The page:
Making peace at the Table of the Lord
Having looked in past meetings at violence, discipleship and friendship, this year’s meeting of Bridgefolk took on the delicate subject of “Table fellowship,” or how to address Mennonites’ and Catholics’ different understandings of Communion.
Mennonites and Catholics have been gathering annually since 2002 under the name Bridgefolk to “celebrate each other’s traditions, explore each other’s practices and honor each other’s contribution to the mission of Christ’s church,” according to its mission statement. This year’s conference, held June 29-July 2 at St. John’s Abbey in Collegeville, Minn., brought together 44 participants (22 Mennonites and 22 Catholics, though some individuals claim to be both).
Abbot John Klassen acknowledged that “Table fellowship has been at the edge of our conversation all along,” but with the trust built up over four previous meetings, the Bridgefolk board now felt ready to address it directly, he said.
The conference theme, “Making Peace: At Table, in the World,” encompassed seven sessions and included what Marlene Kropf, who with Klassen serves as board co-chair, called “the many tables of our lives.” She asked, “How do we celebrate God’s presence at our tables?”
Three panel presentations, each including a Mennonite and a Catholic, looked at making peace at domestic, local and world tables. Mennonite Joetta Handrich Schlabach and Catholic Dolores Dufner talked about the importance of table manners, whether in a family or a monastic setting.
Catholic Joe McLellan narrated his experiences with Hutterites, while Mennonite Darrin Snyder Belousek described meetings of Mennonites and Catholics in northern Indiana, where they had dialogues about church history, eccesiology, baptism and Communion.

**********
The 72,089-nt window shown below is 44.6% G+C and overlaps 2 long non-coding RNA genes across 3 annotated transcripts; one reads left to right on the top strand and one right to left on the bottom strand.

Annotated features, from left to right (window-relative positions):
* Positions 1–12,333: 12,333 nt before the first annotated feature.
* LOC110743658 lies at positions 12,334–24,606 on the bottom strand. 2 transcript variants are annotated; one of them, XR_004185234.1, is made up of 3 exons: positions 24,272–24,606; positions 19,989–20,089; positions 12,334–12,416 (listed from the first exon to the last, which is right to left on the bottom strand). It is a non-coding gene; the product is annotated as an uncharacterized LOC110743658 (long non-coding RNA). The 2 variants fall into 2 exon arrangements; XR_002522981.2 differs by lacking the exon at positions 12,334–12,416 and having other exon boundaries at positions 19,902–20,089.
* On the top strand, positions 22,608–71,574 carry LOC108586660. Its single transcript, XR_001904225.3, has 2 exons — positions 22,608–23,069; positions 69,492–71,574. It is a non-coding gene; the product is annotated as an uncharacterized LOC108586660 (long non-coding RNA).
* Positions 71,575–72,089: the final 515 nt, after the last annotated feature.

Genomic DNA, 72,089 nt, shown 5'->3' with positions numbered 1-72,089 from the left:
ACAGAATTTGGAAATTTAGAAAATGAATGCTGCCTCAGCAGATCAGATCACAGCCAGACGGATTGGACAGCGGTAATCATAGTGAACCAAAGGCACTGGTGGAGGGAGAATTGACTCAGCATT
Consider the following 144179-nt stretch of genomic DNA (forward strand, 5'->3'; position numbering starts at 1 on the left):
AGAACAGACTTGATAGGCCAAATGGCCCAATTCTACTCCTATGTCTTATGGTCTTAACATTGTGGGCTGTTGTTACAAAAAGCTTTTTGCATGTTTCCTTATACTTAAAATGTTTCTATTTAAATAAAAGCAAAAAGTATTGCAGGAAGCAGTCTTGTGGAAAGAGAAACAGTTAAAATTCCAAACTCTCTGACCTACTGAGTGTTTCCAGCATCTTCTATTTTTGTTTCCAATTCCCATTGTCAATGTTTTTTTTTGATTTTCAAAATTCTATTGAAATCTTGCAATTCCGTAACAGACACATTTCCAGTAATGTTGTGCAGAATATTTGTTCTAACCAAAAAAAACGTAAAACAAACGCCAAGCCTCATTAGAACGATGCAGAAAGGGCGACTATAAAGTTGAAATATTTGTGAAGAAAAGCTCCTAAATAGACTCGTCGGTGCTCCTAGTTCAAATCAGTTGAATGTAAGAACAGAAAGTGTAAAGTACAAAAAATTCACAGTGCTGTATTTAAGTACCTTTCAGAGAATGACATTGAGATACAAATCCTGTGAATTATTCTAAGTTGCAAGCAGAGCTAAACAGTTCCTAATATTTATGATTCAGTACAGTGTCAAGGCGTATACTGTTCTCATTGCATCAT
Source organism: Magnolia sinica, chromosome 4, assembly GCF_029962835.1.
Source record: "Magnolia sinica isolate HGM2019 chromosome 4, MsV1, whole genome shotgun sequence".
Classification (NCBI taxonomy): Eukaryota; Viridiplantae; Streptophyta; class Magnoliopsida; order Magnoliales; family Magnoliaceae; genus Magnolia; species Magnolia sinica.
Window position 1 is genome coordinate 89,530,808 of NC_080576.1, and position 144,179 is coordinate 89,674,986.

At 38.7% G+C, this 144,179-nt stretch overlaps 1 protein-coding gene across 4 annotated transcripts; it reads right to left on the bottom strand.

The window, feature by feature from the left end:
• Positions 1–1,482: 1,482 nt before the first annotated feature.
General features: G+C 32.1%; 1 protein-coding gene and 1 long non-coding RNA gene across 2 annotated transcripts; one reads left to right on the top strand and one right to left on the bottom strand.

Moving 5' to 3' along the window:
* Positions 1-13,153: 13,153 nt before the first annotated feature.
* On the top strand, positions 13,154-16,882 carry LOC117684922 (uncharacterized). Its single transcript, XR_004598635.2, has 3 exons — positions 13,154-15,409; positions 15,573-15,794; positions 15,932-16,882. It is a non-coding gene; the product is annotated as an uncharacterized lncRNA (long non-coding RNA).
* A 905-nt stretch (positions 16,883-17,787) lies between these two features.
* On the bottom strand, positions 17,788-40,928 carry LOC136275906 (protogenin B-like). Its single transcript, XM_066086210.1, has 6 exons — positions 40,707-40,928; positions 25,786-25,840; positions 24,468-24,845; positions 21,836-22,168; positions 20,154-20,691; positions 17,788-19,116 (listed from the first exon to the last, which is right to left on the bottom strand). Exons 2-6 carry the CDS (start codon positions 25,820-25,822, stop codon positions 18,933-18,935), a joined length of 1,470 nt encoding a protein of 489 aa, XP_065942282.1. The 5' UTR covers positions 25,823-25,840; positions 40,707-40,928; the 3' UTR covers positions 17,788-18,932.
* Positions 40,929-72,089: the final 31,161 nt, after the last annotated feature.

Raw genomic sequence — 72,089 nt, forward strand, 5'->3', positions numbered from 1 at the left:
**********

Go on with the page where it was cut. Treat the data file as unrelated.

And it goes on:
Mennonite Susan Classen related her experiences as a Mennonite Central Committee worker in Central America and now as a spiritual director in a Catholic community in Kentucky. She said we can extend our table (add new leaves) only so far; then we need a new framework. Catholics Fred and Jeanette Birondo-Goddard spoke about their work in the Philippines with children. Their children’s centers became “zones of peace” that reminded people that peace is an option.
Mennonite Randy Spaulding led an evening hymn sing on June 30, and Dufner introduced a hymn text she had written.
On July 1, Fr. William Skudlarek presented the Catholic Communion tradition, drawing on the second-century writings of Justin Martyr. He referred to an encyclical by Pope John Paul II that marked a change in Catholic requirements for open Communion. Christians not in full communion with the Catholic Church who “greatly desire to receive these sacraments, freely request them and manifest the faith which the Catholic Church professes with regard to these sacraments” may participate, according to the encyclical.
Eleanor Kreider presented the Mennonite Communion tradition, acknowledging that no two Mennonite congregations celebrate Communion the same. She referred to an image used by Classen of different wells tapping into the same aquifer to “drink deeply of the grace of God.”
That afternoon, Klassen and Kropf led a time of meeting at tables in small groups around the question, What does peacemaking at the Lord’s Table mean for Bridgefolk? The participants, Mennonite and Catholic, expressed the pain they feel of the division in the broader church.
Later, Klassen offered to celebrate a Mass with only the Bridgefolk participants. In a closing session the following morning, many expressed awe at the unexpected grace of that Eucharist. What that experience means for Bridgefolk remains unclear. One small group called it “a profound experience of hope.” Another group said that “we proceed with gentleness and care and continue to live with the tension.” The concluding worship time included a footwashing service.
Next year’s conference will be held July 26-29 in Elkhart, Ind.